The monument includes part of St Nicholas' Priory, a Benedictine monastery founded in the late 11th century and dissolved in 1536. It is situated within the centre of the city of Exeter, in the west quarter of the area enclosed by the medieval walls. The monument includes the buried remains of part of the claustral buildings of the priory and the area of the cloister. The priory conformed to the traditional monastic plan in which a church and three ranges of two storey buildings were grouped around the central open square court of the cloister, the church in this case forming the south side of the cloister. The standing remains of the claustral buildings consist of two adapted structures incorporating parts of the west and north ranges, now separated by a public footpath known as The Mint. These structures have been in continuous occupation for about 900 years and retain evidence for the conversion of the medieval buildings into a post-Dissolution house which was subsequently subdivided into smaller dwellings. The walls are mostly of random rubble construction utilising local Heavitree stone with dressed stonework of volcanic trap and some Beer stone. Carved stonework in Purbeck marble has been recovered from the site. The west range, which is Listed Grade I, survives as a substantial two storeyed building approximately 31m by 13m, with a slate roof, abutted on its north end by a later building with a three storeyed tower to the west. The standing remains of the north range are incorporated into No 21 The Mint, a substantial detached building of two storeys, which is Listed Grade II*. The north range of the priory would have originally extended farther to the east of this building and traditionally would have contained the refectory (dining hall) of the priory. To the south of the west range are the buried foundations of the west end of the priory church which were revealed by archaeological excavation in 1971. Further excavation in 1983 identified four structural phases of the west front of the church, culminating in the 14th century with the construction of the massive foundations of an apparently rectangular structure, interpreted as a church tower. In 1992/3 a trench excavated in The Mint along the east face of the west range revealed the foundations of the walls of the north range where they met with the west range, and on the south side of the cloister, wall foundations associated with the north side of the priory church. Documentary sources indicate that the church was badly damaged by fire in 1111 and again in 1161. In 1321 it is recorded that the church tower collapsed and was subsequently rebuilt. The priory was founded on land belonging to St Olave's church which had been sequestrated by William the Conqueror (1066-87) following the siege of 1068. The land and church were granted to the Benedictine Order in 1070 and were colonised in the last quarter of the 11th century by monks from Battle Abbey in Sussex. King John (1199-1216) granted the priory a manor and a fair on St Nicholas' day. The priory was part of St Nicholas Fee which was an enclave of independent legal and financial authority within the city, and the cause of a number of documented disputes between the priory, the city and the cathedral. The priory performed an important charitable function within the Fee, distributing food and alms to the poor, and also held rights to a part of the city's piped water supply. The priory was dissolved in 1536 and was in crown ownership until 1540 during which time building stone was taken to repair the city wall and Exe bridge. In 1562 the buildings were sold to Robert Mallett and remained in his family for about two centuries. In the Elizabethan period the west and north ranges were converted into a substantial town house, but by 1655 it appears that the west range had been converted into tenements. The buildings subsequently underwent a series of adaptations and divisions under a succession of owners and tenants. In 1788 the north range came into the ownership of the Roman Catholics, and in 1863 was separated from the west range. In 1913 the west range, which had been divided into four dwellings, was purchased by the City and subsequently restored for use as a museum. A number of features are excluded from the scheduling: these are the standing structure of the west range, the standing structure of No 21 The Mint which incorporates the standing remains of part of the north range, all made up footpaths and pavements, all post-medieval garden walls, and all street furniture; the ground beneath all these features is, however, included.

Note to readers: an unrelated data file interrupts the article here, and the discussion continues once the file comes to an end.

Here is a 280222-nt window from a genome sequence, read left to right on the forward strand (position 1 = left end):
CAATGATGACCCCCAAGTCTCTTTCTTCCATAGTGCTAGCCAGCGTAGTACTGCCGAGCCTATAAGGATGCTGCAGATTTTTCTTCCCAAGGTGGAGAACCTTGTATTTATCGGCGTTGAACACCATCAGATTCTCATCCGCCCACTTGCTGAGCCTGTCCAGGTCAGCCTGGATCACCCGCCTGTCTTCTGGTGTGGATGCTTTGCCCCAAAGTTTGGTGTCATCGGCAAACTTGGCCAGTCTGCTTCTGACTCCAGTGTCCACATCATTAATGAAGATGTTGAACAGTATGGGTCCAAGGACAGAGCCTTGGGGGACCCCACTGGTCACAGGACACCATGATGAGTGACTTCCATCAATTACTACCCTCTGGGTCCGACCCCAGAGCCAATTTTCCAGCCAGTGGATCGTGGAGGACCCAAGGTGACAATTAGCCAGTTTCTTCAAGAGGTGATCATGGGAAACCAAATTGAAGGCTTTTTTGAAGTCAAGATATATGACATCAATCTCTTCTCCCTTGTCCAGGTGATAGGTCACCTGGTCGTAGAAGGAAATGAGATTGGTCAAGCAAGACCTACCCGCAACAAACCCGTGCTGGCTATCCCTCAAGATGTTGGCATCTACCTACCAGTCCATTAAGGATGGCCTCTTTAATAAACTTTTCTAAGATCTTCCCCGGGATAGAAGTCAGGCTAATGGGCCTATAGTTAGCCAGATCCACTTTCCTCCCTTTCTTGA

MAP EXTRACT The site of the monument is shown on the attached map extract.

Selected Sources

Books and journals
Henderson, C (ed), Archaeology in Exeter 1983/4, (1984)
Lloyd-Parry, H, Brakspear, H, St Nicholas Priory, Exeter, (1917)
'Exeter Museums Archaeological Field Unit' in Exeter Museums Archaeological Field Unit, (1993)
Clarke, K, 'Transactions of the Devonshire Association' in Records 0f St Nicholas Priory Exeter, , Vol. Vol 44, (1912), 192-205
Hall, M, Sage, A, 'Exeter Museums Archaeological Field Unit Report' in Archaeological Evaluation at Knapman's Yard Exeter, , Vol. 94.84, (1994)

National Grid Reference: SX 91744 92483


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End of official listing